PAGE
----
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PHP : Function Reference : Array Functions : array_splice

array_splice

Remove a portion of the array and replace it with something else (PHP 4, PHP 5)
array array_splice ( array &input, int offset [, int length [, array replacement]] )

array_splice() removes the elements designated by offset and length from the input array, and replaces them with the elements of the replacement array, if supplied. It returns an array containing the extracted elements. Note that numeric keys in input are not preserved.

If offset is positive then the start of removed portion is at that offset from the beginning of the input array. If offset is negative then it starts that far from the end of the input array.

If length is omitted, removes everything from offset to the end of the array. If length is specified and is positive, then that many elements will be removed. If length is specified and is negative then the end of the removed portion will be that many elements from the end of the array. Tip: to remove everything from offset to the end of the array when replacement is also specified, use count($input) for length.

If replacement array is specified, then the removed elements are replaced with elements from this array. If offset and length are such that nothing is removed, then the elements from the replacement array are inserted in the place specified by the offset. Note that keys in replacement array are not preserved. If replacement is just one element it is not necessary to put array() around it, unless the element is an array itself.

The following statements change the values of $input the same way:

Tableá21.áarray_splice() equivalents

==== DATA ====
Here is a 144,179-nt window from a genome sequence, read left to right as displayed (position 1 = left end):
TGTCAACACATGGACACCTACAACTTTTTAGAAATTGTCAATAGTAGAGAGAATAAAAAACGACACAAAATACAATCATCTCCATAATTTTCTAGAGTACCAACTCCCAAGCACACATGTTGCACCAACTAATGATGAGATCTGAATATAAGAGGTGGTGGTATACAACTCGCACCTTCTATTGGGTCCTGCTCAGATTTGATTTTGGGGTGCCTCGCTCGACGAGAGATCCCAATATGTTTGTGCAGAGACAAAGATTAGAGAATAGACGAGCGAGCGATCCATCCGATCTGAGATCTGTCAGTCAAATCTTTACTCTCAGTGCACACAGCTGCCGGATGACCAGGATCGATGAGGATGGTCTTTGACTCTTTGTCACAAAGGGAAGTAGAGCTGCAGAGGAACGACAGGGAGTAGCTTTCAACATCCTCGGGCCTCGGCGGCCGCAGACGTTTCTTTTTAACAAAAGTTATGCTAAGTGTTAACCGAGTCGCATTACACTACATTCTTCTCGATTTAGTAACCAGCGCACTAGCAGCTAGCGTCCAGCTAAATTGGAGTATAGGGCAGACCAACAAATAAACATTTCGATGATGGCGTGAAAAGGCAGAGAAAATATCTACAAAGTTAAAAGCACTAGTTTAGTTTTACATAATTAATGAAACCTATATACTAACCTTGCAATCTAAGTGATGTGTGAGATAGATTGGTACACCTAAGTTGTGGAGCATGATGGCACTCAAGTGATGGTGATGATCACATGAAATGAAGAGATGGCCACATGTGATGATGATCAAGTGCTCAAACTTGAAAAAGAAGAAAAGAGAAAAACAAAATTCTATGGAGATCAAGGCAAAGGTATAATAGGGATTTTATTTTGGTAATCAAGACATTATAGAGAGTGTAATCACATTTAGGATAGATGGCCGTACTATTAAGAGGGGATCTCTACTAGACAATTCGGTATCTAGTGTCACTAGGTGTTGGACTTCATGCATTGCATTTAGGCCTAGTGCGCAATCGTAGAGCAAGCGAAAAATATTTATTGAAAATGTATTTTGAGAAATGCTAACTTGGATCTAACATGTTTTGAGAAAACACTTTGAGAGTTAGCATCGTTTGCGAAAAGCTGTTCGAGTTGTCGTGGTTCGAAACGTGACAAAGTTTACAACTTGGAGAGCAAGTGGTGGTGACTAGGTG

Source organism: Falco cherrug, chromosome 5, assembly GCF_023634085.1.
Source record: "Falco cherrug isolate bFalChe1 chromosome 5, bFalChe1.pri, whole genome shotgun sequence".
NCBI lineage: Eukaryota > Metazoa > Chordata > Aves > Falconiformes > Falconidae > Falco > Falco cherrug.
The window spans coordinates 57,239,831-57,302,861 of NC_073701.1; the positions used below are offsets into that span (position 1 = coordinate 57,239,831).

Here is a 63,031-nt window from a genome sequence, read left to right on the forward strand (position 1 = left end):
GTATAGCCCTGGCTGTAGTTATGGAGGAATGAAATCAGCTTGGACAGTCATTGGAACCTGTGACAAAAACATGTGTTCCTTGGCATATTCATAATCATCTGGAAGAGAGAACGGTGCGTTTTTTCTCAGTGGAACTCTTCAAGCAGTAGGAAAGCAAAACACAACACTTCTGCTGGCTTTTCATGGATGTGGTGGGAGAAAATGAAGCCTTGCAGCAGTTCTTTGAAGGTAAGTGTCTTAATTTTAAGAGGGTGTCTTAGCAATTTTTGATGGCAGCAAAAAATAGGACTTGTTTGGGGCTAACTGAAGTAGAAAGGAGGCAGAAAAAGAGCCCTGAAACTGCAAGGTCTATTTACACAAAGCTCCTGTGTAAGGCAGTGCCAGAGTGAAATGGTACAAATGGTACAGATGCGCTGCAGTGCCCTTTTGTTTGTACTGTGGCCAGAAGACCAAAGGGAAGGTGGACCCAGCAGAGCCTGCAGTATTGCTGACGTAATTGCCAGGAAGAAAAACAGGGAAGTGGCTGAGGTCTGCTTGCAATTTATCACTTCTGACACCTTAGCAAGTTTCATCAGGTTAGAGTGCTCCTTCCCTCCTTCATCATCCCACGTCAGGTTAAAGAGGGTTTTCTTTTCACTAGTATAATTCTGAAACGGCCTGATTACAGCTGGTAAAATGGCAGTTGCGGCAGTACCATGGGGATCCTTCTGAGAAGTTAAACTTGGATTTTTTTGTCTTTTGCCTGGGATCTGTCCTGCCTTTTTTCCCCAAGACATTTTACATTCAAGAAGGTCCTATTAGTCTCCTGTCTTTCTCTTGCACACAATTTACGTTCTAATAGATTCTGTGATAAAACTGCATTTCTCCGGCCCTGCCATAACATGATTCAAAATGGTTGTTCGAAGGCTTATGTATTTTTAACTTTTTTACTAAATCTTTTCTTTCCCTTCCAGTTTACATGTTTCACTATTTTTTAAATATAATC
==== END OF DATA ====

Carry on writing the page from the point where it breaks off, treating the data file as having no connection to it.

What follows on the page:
array_push($input, $x, $y) array_splice($input, count($input), 0, array($x, $y))
array_pop($input) array_splice($input, -1)
array_shift($input) array_splice($input, 0, 1)
array_unshift($input, $x, $y) array_splice($input, 0, 0, array($x, $y))
$input[$x] = $y // for arrays where key equals offset array_splice($input, $x, 1, $y)


Returns the array consisting of removed elements.

Exampleá278.áarray_splice() examples

<?php
$input
= array("red", "green", "blue", "yellow");
array_splice($input, 2);
// $input is now array("red", "green")

$input = array("red", "green", "blue", "yellow");
array_splice($input, 1, -1);
// $input is now array("red", "yellow")

$input = array("red", "green", "blue", "yellow");
array_splice($input, 1, count($input), "orange");
// $input is now array("red", "orange")

$input = array("red", "green", "blue", "yellow");
array_splice($input, -1, 1, array("black", "maroon"));
// $input is now array("red", "green",
// á á á á á"blue", "black", "maroon")

$input = array("red", "green", "blue", "yellow");
array_splice($input, 3, 0, "purple");
// $input is now array("red", "green",
// á á á á á"blue", "purple", "yellow");
?>


See also array_slice(), unset(), and array_merge().

Related Examples ( Source code ) » array_splice


Code Examples / Notes » array_splice

kbrown

[ Editor's Note: If you're not concerned with the indexes being contiguously numbered (such as for an associative array) then unset($ar[$ind]); will accomplish the same as the code below without requiring splice/splice/merge.  If contiguous numbering IS a concern (such as for indexed arrays), you can still save time by using: unset($ar[$ind]); $ar = array_values($ar); ]
Removing elements from arrays
This works better - much quicker
<?php
$ar = array("einstein", "bert", "colin", "descartes", "renoir");
$a = array_slice($ar, 0, $ind);
$b = array_slice($ar, $ind + 1);
$ar = array_merge($a, $b);
?>


weikard

You cannot insert with array_splice an array with your own key. array_splice will always insert it with the key "0".
[DATA]
$test_array = array (
 row1 => array (col1 => 'foobar!', col2 => 'foobar!'),
 row2 => array (col1 => 'foobar!', col2 => 'foobar!'),
 row3 => array (col1 => 'foobar!', col2 => 'foobar!')
);
[ACTION]
array_splice ($test_array, 2, 0, array ('rowX' => array ('colX' => 'foobar2')));
echo '<pre>'; print_r ($test_array); echo '</pre>';
[RESULT]
Array (
   [row1] => Array (
           [col1] => foobar!
           [col2] => foobar!
       )
   [row2] => Array (
           [col1] => foobar!
           [col2] => foobar!
       )
   [0] => Array (
           [colX] => foobar2
       )
   [row3] => Array (
           [col1] => foobar!
           [col2] => foobar!
       )
)
But you can use the following function:
function array_insert (&$array, $position, $insert_array) {
 $first_array = array_splice ($array, 0, $position);
 $array = array_merge ($first_array, $insert_array, $array);
}
[ACTION]
array_insert ($test_array, 2, array ('rowX' => array ('colX' => 'foobar2')));